City of Monroe incorporates on January 7, 1903.

  • By Margaret Riddle
  • Posted 3/09/2010
  • Essay 9348

On January 7, 1903, the Snohomish County city of Monroe incorporates. Monroe is situated in the valley of the Skykomish River, on the Great Northern Railway line and 15 miles southeast of Everett.

Lumber, Livestock, Butter, Cream, and Produce

By the time of its incorporation in 1903, Monroe claimed 300 citizens, the largest community on the Skykomish River. Settler Henry McClurg had claimed land in 1860 where the Skykomish River and Snoqualmie River met and four years later, he moved inland a few miles and founded Park Place, now a Monroe suburb on the west.  When the Great Northern Railway ran its tracks farther east than expected in 1893, the town moved to track side and McClurg renamed the town Monroe, for President James Monroe (1751-1856).  

Close to some of Snohomish County’s finest timber and farm land, and with easy access to rail transport, Monroe was well positioned for economic growth.   Monroe had grown up with Snohomish County (which began in 1861) and by the early 1900s had a "poor farm," four sawmills, five shingle mills, four general stores, and a weekly newspaper, the Monroe Monitor.  Numerous logging camps in the vicinity employed several hundred men year round.  Monroe farms provided abundant fruits and vegetables. The town would soon add a creamery to its business ventures. 

Persuasion by Fire  

On September 16, 1901, the only complete block of businesses in Monroe burned to the ground. Citizens responded to the alarm and saved goods, furniture, businesses, and homes.  They kept the fire from spreading, but the devastation clearly pointed out that the town needed a reliable community water system and a fire department.  City incorporation was a necessary next step in the city’s growth.   

A petition to incorporate went to the Snohomish County commissioners with 78 signatures.  The Citizens party and the Good Government party both posted candidates for administrative office and the incorporation issue was presented to the public for a vote on December 20, 1902.  It was joked that there were nearly as many candidates as voters, the latter numbering between 129 and 133 (sources differ).  The incorporation issue passed and the Citizens ticket was elected for two years: 

  • Mayor, Nicholas P. Heintz (b. 1858)
  • Councilman, W. J. Williams (b. 1874)
  • Councilman, Hiram E. Pearsall (b. 1864)
  • Councilman, John Brady (b. 1845)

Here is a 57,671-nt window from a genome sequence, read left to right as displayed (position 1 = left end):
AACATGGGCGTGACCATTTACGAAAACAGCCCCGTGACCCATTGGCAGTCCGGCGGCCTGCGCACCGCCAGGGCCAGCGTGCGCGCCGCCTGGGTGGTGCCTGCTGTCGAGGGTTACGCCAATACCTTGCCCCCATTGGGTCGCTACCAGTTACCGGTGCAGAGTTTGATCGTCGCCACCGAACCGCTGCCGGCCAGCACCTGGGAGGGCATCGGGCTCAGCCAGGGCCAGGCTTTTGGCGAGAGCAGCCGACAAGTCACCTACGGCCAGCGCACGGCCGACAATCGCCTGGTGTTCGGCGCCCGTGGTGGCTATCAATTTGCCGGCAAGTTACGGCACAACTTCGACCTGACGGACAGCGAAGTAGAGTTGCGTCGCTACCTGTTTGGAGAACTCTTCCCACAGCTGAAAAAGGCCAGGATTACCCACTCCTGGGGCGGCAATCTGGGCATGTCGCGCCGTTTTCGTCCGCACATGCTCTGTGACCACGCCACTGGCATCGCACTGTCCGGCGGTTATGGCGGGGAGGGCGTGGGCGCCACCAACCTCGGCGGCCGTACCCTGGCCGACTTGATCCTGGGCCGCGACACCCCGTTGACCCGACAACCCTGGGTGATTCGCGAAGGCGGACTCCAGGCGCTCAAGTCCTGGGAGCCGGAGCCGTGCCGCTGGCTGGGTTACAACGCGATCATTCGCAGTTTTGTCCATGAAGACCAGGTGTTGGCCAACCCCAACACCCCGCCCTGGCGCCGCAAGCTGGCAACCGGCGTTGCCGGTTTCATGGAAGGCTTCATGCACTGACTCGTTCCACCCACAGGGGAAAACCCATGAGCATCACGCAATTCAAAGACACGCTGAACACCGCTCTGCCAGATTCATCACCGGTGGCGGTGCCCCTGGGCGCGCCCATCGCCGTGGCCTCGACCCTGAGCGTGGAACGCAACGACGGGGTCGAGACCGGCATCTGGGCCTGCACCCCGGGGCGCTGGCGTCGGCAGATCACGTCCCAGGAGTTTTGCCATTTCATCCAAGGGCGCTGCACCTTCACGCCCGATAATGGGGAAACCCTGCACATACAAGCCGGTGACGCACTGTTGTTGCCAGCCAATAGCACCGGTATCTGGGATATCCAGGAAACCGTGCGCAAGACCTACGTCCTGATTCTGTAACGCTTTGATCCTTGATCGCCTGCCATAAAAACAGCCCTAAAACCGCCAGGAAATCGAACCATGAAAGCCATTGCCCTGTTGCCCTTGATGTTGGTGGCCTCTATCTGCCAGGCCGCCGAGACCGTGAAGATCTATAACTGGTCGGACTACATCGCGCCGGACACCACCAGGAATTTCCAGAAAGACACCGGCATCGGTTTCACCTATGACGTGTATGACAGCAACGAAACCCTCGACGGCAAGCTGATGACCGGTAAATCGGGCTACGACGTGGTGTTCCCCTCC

• Councilman, Peter Suhl (b. 1888)
  • Councilman, Alpheus H. Buck (b. 1871)
  • Treasurer, E. A. Roberts (b. 1867);
  • Clerk, R. J. Stretch (b. 1878)
  • Marshall, John Daly 
Official designation as a fourth-class city was given to Monroe on January 7, 1903.  

Council Proceedings

Following incorporation, the new city council began the routine work of drafting ordinances, setting priorities, and assigning salaries.  Regular council meetings were scheduled for the second and fourth Wednesday evenings in each month, to be held in the reception room of the Odd Fellows IOOF Hall.  Salaried positions included:  City attorney, $125 year, clerk, $60 per year, marshal, $50 per month, and treasurer, 1 percent of deposits. 

In August 1903 Stephens Hospital (later Monroe General Hospital) was opened and the Monroe State Fair began, precursor of the Evergreen State Fair.  Five years later -- in 1908 -- Monroe’s population reached 1,000, a two-story City Hall was dedicated, a condensery began, and Monroe became the home of the new Washington State Reformatory. 

Sources: Nellie E. Robertson, Monroe: the First Fifty Years, 1860-1910 (Monroe: B. and N. Robertson, 1996), 49, 60; “All About Monroe,” Monroe Monitor, January 1, 1903, p. 3; “Council Working,” Ibid., January 15, 1903, p. 1; “Birth of Monroe,” Monroe Historical Society website accessed on March 6, 2010 (; Margaret Riddle email correspondence with Nellie Robertson, March 7 and 8, 2010;  David A. Cameron, Charles P. LeWarne, M. Allen May, Jack C. O’Donnell, Lawrence E. O’Donnell, Snohomish County: An Illustrated History (Index: Kelcema Books, 2005), 132-133.

Licensing: This essay is licensed under a Creative Commons license that encourages reproduction with attribution. Credit should be given to both and to the author, and sources must be included with any reproduction. Click the icon for more info. Please note that this Creative Commons license applies to text only, and not to images. For more information regarding individual photos or images, please contact the source noted in the image credit.
This work is licensed under a Creative Commons Attribution-NonCommercial-NoDerivs 3.0 Unported License
Major Support for Provided By: The State of Washington | Patsy Bullitt Collins | Paul G. Allen Family Foundation | Museum Of History & Industry | 4Culture (King County Lodging Tax Revenue) | City of Seattle | City of Bellevue | City of Tacoma | King County | The Peach Foundation | Microsoft Corporation, Other Public and Private Sponsors and Visitors Like You